In Minnesota Is Not Massachusetts, Smart Politics has some rather unflattering things to say about the DFL's performance at the polls. An interesting analysis that is no doubt extremely substantial, though we wonder at the wording of this passage:
Since the Republicans don't hold six congressional seats among the state's eight congressional districts, we think Ostermeier is only writing in the smart prose above about those congressional seats that Republicans held in 2006. The passage itself is certainly a lesson in smart style.
Were we to apply Ostermeier's clear diction and crystalline sentence construction to a discussion of the congressional seats and the statewide constitutional offices held by the Democrats since 2006, the passage might read something like this:
In other words, if the RPM is carrying the ‘right values/ principles’ for Minnesotans, how is it that that the Democratic Party held the attorney general office in 2006, held 10 out of 10 Congressional seats since 2006 (with a gain of one that year), held a Senate seat in 2006, and gained two additional two statewide constitutional offices in 2006, though it appears to have lost, subject to the recount, the most fiercely fought Senate race in state history?
It would be apparent to nonpartisan observers that a plurality – if not a majority – of statewide or district-wide Minnesotans are actually voting for Democrats in these high profile contests save one. Indeed, both questions--Ostermeier's and our own imitatio--remain in our mind after reading the learned analysis.
We are less impressed with the scholar's acumen when we find the doctorate of political science glossing over The Mysteries of Southern Minnesota's Recent Voter Behavior, which seem to puzzle political scientists everywhere:
There must be something in the water up in the Cities that renders Walz's surprise--but definitive--victory in 2006 and this year's landslide unfathomable to people who are much smarter than your ordinary blogging heifer.
We tend to think that Walz won his seat in 2006 by out-hustling and out-organizing Gutknecht, who was feeling pretty snug. Another factor in the 2006 race was the deliberate and strategic organizing by the MN-01 DFL after redistricting. A strong tail wind didn't hurt, nor did Walz's unpretentious personality and skills gained in teaching, coaching, and soldiering.
Nah--those sorts of things on the ground couldn't matter, and so we see a DFL win explained by smart people as a mere Republican loss brought on by gaffes. Ostermeier is silent about Walz's 2008 win, so smarter people will just have to repeat that Walz is a good fit for the district or whatever the current conventional urban wisdom might be.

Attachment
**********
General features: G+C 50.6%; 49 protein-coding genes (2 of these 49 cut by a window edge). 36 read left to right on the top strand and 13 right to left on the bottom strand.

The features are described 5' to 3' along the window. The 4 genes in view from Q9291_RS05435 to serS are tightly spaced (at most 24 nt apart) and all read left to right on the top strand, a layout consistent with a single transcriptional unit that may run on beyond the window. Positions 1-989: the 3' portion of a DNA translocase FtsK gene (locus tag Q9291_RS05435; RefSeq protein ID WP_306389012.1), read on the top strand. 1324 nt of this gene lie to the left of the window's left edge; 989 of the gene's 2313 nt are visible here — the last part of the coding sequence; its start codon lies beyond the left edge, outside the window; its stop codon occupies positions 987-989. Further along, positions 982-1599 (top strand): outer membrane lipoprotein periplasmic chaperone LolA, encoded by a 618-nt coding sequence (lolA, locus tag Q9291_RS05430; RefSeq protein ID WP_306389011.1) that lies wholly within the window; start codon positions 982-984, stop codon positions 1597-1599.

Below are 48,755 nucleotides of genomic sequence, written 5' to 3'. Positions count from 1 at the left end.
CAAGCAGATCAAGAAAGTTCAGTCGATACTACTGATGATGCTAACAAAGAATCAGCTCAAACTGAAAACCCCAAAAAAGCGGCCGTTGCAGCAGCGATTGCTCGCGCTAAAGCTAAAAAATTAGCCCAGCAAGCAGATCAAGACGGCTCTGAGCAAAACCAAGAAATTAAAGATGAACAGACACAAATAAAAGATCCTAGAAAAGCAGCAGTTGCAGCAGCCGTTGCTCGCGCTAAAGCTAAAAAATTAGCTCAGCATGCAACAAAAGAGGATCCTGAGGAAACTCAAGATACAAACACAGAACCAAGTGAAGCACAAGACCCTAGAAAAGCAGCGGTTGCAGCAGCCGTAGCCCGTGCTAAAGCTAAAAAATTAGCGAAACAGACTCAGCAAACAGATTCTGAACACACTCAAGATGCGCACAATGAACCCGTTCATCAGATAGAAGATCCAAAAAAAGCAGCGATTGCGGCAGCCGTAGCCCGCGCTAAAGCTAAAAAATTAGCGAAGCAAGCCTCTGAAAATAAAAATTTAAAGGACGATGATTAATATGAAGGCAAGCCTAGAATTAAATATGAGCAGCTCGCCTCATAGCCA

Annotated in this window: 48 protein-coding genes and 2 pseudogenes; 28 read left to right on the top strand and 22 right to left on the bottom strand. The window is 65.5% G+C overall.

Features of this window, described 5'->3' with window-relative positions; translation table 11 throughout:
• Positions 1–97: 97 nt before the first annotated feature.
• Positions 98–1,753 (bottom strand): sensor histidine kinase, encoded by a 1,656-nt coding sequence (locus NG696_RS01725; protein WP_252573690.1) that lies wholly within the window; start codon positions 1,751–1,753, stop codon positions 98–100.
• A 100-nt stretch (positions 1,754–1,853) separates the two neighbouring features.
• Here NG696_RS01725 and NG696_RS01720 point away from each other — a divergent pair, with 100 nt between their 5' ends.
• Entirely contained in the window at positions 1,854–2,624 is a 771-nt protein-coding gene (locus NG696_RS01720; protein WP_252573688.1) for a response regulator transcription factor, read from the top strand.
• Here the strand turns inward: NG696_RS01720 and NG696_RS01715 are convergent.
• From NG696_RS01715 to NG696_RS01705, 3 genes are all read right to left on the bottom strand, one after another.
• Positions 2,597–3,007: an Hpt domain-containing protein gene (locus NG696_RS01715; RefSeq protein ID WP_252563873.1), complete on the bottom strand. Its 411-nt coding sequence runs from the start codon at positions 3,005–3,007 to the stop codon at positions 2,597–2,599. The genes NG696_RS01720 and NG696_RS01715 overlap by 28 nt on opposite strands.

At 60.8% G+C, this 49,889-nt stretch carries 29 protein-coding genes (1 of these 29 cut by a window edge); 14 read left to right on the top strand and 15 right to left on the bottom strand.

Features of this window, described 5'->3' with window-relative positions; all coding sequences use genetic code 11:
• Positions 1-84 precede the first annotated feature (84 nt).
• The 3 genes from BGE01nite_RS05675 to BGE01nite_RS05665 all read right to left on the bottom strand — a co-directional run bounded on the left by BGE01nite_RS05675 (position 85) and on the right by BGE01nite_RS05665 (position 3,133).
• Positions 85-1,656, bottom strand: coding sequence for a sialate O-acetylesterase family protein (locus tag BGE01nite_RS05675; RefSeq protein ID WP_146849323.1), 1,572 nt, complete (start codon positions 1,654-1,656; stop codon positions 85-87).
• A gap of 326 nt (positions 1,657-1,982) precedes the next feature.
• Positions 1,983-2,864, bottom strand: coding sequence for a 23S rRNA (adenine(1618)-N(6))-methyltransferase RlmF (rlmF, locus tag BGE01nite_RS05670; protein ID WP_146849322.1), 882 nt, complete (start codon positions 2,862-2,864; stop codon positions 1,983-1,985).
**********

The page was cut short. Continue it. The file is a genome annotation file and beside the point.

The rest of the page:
RPM Chair Ron Carey has launched one chestnut that posits that Walz's campaign spending "bought" the election, and we suspect we'll be hearing more of this one. Our disaffected pachyderm friends in the First tell us that Second District Republican Congressman John Kline would like Brian Davis to run again. This being the case, we doubt people smarter than we are will be blaming the 2008 GOP debacle in the MN-01 race on the candidate's gaffes, general haplessness and lack of appeal for the district's voters.
Instead, smarter people than blogging bovines will continue to call Davis "formidable," despite the fact that he had raised over $1 million by the pre-general election reporting deadline in October (see line 24 here) to get less than 33 percent of the vote. This is as formidable a loss as we know of in southern Minnesota.
The new RPM platitude is to point to Walz's fundraising as the culprit. A contrast of the MN-01 contests in 2004 and 2008, both presidential years in which the MN-01 race featured an IP candidate, might be a good starting point for determining the actual barrier for Davis. Indeed, Davis's fundraising and the duration of his campaign provide a sharp contrast to the bid by last-minute DFL candidate Leigh Pomeroy in 2004.
Pomeroy raised a $55,910 during his entire five-month campaign, launched in July 2004 when health issues forced endorsed DFL candidate Joe Mayer to withdraw from the race. In contrast, Davis first announced his bid for Congress in the unlikely confines on Representative Walz's own office, which Davis was visiting on behalf of ASTRO in April 2007. Davis didn't file his FEC papers until June 1, 2007, but we understand some very smart people in the Beltway and the Cities were already talking to him about running by then.
Davis thus had over a year more than Pomeroy in which to gain name recognition; purists might point to the endorsement and primary process, but even so, Davis had months more in the public forum and far more walking around money than Mr. Pomeroy enjoyed.
Despite a much shorter time to get to know the public and a comparative teensy treasury, Pomeroy not only received a greater percentage of the vote (35.59%) in 2004 than Davis did in 2008 (32.93%), but the prof and wine critic also received a greater number of votes (115,088) than did the Mayo oncologist (109,453).
Thus, when we turn to the dollar per voter ratio, Pomeroy raised $.49 per vote received, while Davis's ratio is $9.13 per vote. And remember, we're pumping up the DFL dollars here : the Pomeroy fundraising includes some money that came in post-election, while the Davis figure does not. (Walz raised $12.88 per vote gained--again, a figure that will change when the post-election reports are out; we will also be able to compare spending per vote).
Smart people will probably continue to ponder Southern Minnesotans' lack of interest in Brian Davis and will in time come up with explanations that are just as clever as their analysis of the 2006 Walz victory. It certainly can't be because of any weakness in a formidable candidate. We can't wait.
Photo: Anthropologists captured this image of southern Minnesotans in a recent expedition.